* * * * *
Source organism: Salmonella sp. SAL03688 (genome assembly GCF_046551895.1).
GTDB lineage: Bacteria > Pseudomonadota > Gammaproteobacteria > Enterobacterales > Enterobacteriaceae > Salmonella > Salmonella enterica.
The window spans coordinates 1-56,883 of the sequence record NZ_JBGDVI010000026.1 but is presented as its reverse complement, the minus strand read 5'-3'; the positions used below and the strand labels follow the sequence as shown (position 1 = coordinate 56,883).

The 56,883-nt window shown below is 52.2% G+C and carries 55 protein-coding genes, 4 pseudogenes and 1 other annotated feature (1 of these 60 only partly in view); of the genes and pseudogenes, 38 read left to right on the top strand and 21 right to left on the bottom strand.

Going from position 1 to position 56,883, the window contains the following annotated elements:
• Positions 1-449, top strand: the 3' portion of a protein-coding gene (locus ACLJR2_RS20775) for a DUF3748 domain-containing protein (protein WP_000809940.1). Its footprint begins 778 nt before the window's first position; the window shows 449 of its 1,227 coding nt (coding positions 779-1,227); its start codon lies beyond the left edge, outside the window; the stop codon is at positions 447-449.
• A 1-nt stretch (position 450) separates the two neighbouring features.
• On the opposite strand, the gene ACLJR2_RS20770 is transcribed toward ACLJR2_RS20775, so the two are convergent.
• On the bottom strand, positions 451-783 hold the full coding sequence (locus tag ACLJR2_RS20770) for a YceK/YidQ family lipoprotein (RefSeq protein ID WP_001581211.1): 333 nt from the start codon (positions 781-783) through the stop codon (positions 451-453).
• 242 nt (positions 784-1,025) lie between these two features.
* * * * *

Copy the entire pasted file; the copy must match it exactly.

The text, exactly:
Source organism: Salmonella sp. SAL03688 (genome assembly GCF_046551895.1).
GTDB lineage: Bacteria > Pseudomonadota > Gammaproteobacteria > Enterobacterales > Enterobacteriaceae > Salmonella > Salmonella enterica.
The window spans coordinates 1-56,883 of the sequence record NZ_JBGDVI010000026.1 but is presented as its reverse complement, the minus strand read 5'-3'; the positions used below and the strand labels follow the sequence as shown (position 1 = coordinate 56,883).

The 56,883-nt window shown below is 52.2% G+C and carries 55 protein-coding genes, 4 pseudogenes and 1 other annotated feature (1 of these 60 only partly in view); of the genes and pseudogenes, 38 read left to right on the top strand and 21 right to left on the bottom strand.

Going from position 1 to position 56,883, the window contains the following annotated elements:
• Positions 1-449, top strand: the 3' portion of a protein-coding gene (locus ACLJR2_RS20775) for a DUF3748 domain-containing protein (protein WP_000809940.1). Its footprint begins 778 nt before the window's first position; the window shows 449 of its 1,227 coding nt (coding positions 779-1,227); its start codon lies beyond the left edge, outside the window; the stop codon is at positions 447-449.
• A 1-nt stretch (position 450) separates the two neighbouring features.
• On the opposite strand, the gene ACLJR2_RS20770 is transcribed toward ACLJR2_RS20775, so the two are convergent.
• On the bottom strand, positions 451-783 hold the full coding sequence (locus tag ACLJR2_RS20770) for a YceK/YidQ family lipoprotein (RefSeq protein ID WP_001581211.1): 333 nt from the start codon (positions 781-783) through the stop codon (positions 451-453).
• 242 nt (positions 784-1,025) lie between these two features.